iCloud Drive is Apple’s essential connection between all your devices, Mac, iPhone, iPad, even your Windows PC.
While the cost of storage seems expensive in comparison to other online storage services, its advantage is that it works natively across all your devices.
You can use it to maintain access to all your documents and other items across your Apple devices, Macs, iPhones, and iPads. It also works with Windows using an application. Better yet, it works to ensure all your items are up to date across all your devices.
You need to be running iOS 13 or later or macOS Catalina or later on your iPhone, iPad, or Mac. A PC must run Windows 10 to access iCloud for Windows.
How iCloud Drive works
You can store documents, images and spreadsheets using iCloud Drive; you can also keep files and folders up-to-date across devices, work on them, and access these items from anywhere.
On iOS devices, you access your iCloud Drive through the Files app. Open Files and you’ll find iCloud Drive as a location. Changes applied to a copy of a file on one device will automatically sync across all your other systems.
This is a real file system, so you can create and save items to your own self-created folders, which is useful if you work across multiple devices.
If you use iCloud Drive across multiple Macs then changes made to the Documents and Desktop files on both Macs will sync. The Mac you activate last will create its own folder for the contents of its Documents and Desktop, and this will also sync.
How to set up iCloud Drive
iCloud Drive is automatically set up on any current Apple device running the latest operating system. (More information is available here.)
Apple’s macOS will automatically save files saved to your Desktop and Documents folders to iCloud, making these files available across all your devices. That’s useful but will eat into your online drive capacity, particularly as (at 5GB) Apple still doesn’t provide sufficient free drive space.
You can buy more storage if you like, or disable the feature in System Preferences>iCloud>iCloud Drive Options – Uncheck Desktop & Documents folders at the top of the list.
You can store any file format on iCloud Drive with an upper limit of 50GB.
Hint: iCloud Drive will sync data using your mobile connection unless you tell it not to do so. That’s fine if you can afford the data, but (particularly) if you travel abroad, you may want to disable this. To do so, open Settings>Cellular Data> iCloud Drive and toggle ‘Mobile Data’ to Off (it’s Green – On – by default).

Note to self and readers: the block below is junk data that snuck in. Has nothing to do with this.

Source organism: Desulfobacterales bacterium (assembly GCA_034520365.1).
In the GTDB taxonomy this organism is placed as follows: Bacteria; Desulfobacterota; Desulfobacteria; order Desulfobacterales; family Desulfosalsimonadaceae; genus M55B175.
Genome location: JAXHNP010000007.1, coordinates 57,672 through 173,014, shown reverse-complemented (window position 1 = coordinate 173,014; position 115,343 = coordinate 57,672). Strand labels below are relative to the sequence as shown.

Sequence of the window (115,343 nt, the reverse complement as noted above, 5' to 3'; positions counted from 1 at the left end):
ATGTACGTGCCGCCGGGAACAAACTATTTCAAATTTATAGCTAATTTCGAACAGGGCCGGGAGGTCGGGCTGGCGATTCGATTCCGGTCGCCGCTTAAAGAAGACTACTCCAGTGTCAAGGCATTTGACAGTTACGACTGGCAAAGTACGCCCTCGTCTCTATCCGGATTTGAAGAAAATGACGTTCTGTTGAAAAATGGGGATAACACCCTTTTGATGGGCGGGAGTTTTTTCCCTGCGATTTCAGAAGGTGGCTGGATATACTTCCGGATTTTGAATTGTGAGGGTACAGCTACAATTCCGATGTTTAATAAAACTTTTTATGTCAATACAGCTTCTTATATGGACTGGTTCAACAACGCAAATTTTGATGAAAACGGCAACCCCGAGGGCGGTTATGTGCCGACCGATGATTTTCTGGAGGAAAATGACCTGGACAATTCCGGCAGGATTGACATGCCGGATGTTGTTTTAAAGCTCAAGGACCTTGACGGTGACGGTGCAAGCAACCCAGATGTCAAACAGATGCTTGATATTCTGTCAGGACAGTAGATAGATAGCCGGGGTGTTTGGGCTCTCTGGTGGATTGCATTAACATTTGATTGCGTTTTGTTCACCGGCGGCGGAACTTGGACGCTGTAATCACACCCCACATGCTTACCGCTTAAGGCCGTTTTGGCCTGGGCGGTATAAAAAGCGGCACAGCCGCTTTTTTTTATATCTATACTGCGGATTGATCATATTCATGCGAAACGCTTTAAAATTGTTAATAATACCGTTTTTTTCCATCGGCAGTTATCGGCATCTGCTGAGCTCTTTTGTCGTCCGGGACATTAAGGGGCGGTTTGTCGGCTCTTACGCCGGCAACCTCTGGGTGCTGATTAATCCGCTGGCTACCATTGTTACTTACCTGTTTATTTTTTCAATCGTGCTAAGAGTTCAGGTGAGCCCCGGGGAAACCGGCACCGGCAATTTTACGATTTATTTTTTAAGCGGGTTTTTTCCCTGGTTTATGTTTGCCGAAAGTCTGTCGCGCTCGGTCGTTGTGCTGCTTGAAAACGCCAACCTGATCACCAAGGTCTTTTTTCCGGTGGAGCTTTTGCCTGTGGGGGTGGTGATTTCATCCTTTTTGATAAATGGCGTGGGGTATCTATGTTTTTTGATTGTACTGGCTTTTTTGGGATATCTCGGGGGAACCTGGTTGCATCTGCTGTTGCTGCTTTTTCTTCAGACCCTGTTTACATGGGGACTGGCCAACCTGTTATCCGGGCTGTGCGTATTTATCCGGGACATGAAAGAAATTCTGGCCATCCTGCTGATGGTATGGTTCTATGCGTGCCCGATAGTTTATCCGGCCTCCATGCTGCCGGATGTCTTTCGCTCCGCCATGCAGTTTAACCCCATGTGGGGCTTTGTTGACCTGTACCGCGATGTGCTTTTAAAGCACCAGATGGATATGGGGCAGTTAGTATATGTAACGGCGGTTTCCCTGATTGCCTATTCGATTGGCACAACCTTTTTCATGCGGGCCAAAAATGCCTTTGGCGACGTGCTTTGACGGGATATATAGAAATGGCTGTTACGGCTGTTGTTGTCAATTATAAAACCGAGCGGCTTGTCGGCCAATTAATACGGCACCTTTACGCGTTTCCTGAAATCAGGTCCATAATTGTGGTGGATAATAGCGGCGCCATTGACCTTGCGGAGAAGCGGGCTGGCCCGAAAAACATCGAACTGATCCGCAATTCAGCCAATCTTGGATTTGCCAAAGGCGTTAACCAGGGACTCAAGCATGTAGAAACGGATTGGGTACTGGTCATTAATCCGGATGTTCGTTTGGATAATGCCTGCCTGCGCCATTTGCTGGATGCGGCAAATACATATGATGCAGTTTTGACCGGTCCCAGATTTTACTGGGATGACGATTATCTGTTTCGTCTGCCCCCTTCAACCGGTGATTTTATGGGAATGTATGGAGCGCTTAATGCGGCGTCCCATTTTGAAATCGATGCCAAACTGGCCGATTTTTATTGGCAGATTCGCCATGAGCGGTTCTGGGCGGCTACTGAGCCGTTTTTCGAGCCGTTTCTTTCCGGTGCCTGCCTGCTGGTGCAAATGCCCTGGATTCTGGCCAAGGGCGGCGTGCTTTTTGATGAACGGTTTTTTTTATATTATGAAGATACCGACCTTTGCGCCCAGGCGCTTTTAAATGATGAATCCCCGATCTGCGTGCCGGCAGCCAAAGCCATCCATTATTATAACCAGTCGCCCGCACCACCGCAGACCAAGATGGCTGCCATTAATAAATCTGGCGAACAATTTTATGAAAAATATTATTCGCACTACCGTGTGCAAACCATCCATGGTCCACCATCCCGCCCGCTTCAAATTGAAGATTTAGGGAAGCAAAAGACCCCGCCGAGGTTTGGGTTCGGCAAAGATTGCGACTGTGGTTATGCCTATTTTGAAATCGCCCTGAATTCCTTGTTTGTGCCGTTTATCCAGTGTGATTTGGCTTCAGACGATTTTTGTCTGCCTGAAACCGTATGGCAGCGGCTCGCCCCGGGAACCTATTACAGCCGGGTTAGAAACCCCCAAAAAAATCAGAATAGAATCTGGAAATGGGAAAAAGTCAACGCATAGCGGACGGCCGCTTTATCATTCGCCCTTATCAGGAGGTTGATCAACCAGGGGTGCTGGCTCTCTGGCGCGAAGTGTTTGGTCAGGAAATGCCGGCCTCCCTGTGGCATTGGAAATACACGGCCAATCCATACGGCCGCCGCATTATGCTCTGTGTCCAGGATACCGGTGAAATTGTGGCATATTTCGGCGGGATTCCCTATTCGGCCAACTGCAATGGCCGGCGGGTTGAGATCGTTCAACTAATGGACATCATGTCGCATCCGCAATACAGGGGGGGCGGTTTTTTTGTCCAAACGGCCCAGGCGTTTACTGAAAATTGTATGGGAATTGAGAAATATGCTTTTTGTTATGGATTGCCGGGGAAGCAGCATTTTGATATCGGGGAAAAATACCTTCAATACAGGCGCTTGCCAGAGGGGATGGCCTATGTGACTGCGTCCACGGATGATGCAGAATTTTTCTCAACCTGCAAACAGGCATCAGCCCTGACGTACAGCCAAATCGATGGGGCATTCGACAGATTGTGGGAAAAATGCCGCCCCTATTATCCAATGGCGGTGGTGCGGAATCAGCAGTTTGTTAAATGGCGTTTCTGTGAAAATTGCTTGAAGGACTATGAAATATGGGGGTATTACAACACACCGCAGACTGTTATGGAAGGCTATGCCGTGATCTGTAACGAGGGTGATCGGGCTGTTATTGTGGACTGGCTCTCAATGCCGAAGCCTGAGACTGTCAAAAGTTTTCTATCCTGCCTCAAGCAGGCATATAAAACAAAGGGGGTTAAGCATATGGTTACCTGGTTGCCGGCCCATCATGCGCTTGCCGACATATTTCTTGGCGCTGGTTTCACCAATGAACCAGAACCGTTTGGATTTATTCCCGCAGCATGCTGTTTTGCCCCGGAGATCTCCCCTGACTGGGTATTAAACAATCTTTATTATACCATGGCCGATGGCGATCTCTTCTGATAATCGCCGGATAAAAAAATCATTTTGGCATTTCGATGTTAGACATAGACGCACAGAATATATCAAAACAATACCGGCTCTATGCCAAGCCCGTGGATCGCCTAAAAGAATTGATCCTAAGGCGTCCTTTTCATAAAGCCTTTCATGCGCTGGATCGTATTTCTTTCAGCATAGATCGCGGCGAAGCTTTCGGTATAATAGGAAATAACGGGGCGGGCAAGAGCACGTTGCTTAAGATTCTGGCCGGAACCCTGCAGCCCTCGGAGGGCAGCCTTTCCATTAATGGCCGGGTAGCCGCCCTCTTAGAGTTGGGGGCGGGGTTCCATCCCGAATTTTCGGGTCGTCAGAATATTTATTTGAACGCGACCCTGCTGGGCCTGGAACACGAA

Online and on device
If you use Desktop & Documents then you will find everything you file there on iCloud Drive or via the Files app on your Mac or iOS device.
You can also access these files online through your account at www.icloud.com, which means these files can easily be edited on a Windows PC.
iCloud for Windows
Apple offers iCloud for Windows, an application that makes photos, videos, mail, files, and bookmarks accessible on both your Windows PC and iOS devices. Any changes you make on these files on any device, online, or Windows or Mac, will be replicated across your other devices.
There’s a more detailed explanation of iCloud for Windows here.
Hint: You can also access these files from some Macs running older operating systems. Open a new Finder menu, click the Go menu item and select iCloud Drive. If you work on files, don’t forget to manually save those changes to the iCloud Drive, as they will not save automatically as they do on macOS.
How to share files and folders with iCloud Drive
Taking a lead from Dropbox, you can share and collaborate on specific files and entire folders of documents, images, and other items using iCloud Drive. When you share an item with someone this way, they will receive a link that lets them access the original file — and if you move that file, they no longer have access.
Here is how to share an item with others using iCloud Drive:
- Touch and hold the folder or file;
- Tap Share and then choose Add People;
- You then choose your share options and how you want to share the item.